Date of Degree
Curriculum and Social Inquiry | Education | Educational Methods | Humane Education | Social and Behavioral Sciences
figured worlds, critical sociocultural theory, visual research, multimodal methods, participatory video, marginalized youth
“Dropouts” Drop In aims to challenge conventional views of both “dropping out” and “dropouts.” When young people “drop out” of high school, they open themselves up to a world of negative assumptions and blame, which are directed at them from the outside and are also deeply internalized. Young people are constantly messaged that “dropping out,” or being a “dropout” is at best a bad choice and at worst something akin to being a criminal. Lost in this messaging is that in reality “dropping out” of high school is often a positive move out of untenable social and educational situations and a first step toward a more meaningful and fruitful social and educational path—a path that often leads back to formal education. This project is the culmination of several years of thinking about, exploring, and experimenting with multiple modes of visual communication and research. It is also an attempt to marry those explorations with lessons learned from the young people I have had the honor to teach and get to know for over a decade. From 2003 to 2013 I worked in a college preparation program for 16 to 18 year-old out-of-school youth in the Bronx. The students’ journeys from out-of-school to and through college in some ways mirror my own. Having left high school on my 16th birthday, I slowly and circuitously made my way back to formal education. Watching my former students navigate similar waters I am reminded that this voyage is complex and little understood, whether attempting an associate’s degree or striving for graduate school. The lack of understanding is demonstrated by the linear structures and finite timelines dictated by many programs theoretically created to support young people through the process. These young peoples’ lives, however, are anything but linear and instead require room for improvisation unconstrained by predetermined time restrictions. It is my hope that this project, which is my dissertation and is manifested as a website, will provide safe harbor for young people setting sail on similar journeys and create a forum for dialog with fellow travelers. It is also intended to expand the walls of the academy and serve as a portal for teachers, counselors, parents/guardians, and other supporters, as well as researchers and policy-makers, leading them to a deeper understanding of what it actually takes— physically, emotionally, and materially—to embark on such an adventure.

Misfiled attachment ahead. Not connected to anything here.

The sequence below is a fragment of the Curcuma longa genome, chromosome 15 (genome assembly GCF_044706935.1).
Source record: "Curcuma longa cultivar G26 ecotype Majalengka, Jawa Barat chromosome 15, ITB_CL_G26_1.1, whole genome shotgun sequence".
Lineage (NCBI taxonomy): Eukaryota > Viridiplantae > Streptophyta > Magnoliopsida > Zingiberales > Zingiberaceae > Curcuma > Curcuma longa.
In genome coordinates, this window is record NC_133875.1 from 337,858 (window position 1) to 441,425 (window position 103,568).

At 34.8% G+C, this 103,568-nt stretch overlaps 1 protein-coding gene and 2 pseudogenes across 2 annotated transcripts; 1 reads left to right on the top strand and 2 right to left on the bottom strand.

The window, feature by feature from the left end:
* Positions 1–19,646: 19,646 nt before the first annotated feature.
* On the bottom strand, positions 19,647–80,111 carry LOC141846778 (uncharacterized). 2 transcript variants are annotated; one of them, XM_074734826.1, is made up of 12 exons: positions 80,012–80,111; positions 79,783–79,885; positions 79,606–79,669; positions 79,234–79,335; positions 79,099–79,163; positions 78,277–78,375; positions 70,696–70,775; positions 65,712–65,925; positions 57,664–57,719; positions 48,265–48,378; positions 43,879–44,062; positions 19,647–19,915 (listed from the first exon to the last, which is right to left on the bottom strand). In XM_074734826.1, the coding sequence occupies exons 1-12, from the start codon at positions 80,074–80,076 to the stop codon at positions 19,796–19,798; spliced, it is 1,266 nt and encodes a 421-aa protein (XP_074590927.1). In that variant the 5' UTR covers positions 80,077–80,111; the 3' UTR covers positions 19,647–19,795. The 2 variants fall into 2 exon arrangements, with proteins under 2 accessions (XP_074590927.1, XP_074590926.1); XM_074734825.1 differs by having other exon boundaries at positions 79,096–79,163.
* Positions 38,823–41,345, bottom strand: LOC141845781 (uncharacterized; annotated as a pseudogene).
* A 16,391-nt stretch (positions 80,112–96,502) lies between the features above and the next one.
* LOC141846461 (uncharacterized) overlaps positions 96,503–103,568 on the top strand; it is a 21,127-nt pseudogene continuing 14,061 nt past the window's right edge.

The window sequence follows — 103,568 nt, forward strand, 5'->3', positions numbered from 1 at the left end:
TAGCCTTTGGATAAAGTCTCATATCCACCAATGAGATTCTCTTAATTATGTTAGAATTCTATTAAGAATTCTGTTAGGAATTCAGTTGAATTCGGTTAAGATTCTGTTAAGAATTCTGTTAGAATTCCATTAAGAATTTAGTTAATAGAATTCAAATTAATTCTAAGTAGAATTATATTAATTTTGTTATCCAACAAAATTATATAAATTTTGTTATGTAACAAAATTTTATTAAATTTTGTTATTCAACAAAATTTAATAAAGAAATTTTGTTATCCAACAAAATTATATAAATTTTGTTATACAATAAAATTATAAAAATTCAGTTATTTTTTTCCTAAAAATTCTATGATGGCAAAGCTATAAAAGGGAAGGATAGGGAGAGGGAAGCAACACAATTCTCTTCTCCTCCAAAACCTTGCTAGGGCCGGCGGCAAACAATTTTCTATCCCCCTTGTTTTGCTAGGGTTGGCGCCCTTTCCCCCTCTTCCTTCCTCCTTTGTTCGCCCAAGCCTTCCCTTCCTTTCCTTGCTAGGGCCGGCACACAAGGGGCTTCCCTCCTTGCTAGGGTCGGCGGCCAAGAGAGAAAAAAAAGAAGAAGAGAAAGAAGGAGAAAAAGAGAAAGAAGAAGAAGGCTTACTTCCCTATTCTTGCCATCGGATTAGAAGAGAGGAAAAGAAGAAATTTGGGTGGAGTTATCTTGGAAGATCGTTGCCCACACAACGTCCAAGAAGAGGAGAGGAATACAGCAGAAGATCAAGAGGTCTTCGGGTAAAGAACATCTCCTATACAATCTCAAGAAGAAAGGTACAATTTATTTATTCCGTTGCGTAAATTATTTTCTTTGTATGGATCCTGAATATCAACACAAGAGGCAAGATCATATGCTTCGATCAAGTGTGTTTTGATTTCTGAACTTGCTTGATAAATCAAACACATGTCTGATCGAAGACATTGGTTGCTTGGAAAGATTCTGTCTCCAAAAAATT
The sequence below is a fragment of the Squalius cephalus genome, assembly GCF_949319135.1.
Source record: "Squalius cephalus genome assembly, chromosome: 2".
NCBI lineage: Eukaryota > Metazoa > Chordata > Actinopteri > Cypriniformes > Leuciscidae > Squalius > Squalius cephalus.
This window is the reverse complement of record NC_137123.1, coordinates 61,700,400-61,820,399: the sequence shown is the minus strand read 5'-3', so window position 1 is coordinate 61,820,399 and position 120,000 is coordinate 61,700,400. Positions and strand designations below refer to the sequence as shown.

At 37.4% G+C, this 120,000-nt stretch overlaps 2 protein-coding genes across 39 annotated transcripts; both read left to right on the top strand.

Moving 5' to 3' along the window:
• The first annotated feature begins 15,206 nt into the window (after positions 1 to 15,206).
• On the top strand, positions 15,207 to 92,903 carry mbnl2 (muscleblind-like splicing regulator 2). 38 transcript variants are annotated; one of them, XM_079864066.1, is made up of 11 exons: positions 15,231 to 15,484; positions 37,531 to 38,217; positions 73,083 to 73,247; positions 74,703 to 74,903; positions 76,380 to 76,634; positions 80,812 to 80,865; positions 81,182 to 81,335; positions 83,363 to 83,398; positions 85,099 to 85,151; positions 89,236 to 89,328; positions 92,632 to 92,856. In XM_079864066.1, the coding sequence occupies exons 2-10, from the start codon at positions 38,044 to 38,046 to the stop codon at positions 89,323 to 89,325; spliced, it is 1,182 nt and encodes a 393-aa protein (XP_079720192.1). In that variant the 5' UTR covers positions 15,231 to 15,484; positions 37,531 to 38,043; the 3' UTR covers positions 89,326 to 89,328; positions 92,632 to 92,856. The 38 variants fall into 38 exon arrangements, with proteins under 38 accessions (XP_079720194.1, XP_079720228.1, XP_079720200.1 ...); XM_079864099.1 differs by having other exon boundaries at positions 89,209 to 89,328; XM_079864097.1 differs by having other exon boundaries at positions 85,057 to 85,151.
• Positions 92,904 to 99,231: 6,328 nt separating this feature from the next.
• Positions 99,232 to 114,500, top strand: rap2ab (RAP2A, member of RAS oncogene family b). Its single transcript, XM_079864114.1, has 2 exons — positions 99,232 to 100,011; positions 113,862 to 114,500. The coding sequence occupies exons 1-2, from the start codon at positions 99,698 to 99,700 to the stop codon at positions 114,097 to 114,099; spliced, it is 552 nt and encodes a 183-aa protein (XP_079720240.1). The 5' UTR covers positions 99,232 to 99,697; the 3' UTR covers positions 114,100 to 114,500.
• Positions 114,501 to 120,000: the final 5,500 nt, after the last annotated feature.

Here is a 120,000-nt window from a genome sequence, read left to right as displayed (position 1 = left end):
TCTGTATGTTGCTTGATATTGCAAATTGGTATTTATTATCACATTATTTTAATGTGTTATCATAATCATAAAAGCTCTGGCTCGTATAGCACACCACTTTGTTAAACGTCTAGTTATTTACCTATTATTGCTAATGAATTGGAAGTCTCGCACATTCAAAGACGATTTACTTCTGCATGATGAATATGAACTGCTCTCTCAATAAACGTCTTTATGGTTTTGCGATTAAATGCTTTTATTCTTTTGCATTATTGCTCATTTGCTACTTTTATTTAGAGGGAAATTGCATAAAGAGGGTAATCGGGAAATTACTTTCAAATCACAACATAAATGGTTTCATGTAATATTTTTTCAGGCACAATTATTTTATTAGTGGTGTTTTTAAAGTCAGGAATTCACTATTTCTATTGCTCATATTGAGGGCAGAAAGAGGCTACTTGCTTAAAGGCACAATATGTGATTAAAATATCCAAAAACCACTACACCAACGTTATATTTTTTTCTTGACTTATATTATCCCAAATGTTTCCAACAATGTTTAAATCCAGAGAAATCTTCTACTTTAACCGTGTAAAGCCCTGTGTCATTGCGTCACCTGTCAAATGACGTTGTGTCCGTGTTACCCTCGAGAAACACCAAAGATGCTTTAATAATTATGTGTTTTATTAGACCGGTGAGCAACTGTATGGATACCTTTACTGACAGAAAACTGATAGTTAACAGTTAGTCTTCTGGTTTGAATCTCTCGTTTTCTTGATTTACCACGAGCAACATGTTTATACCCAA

Silva, Rondi, "“Dropouts” Drop In:
Re-Visualizing the “Dropout” Stereotype" (2016). CUNY Academic Works.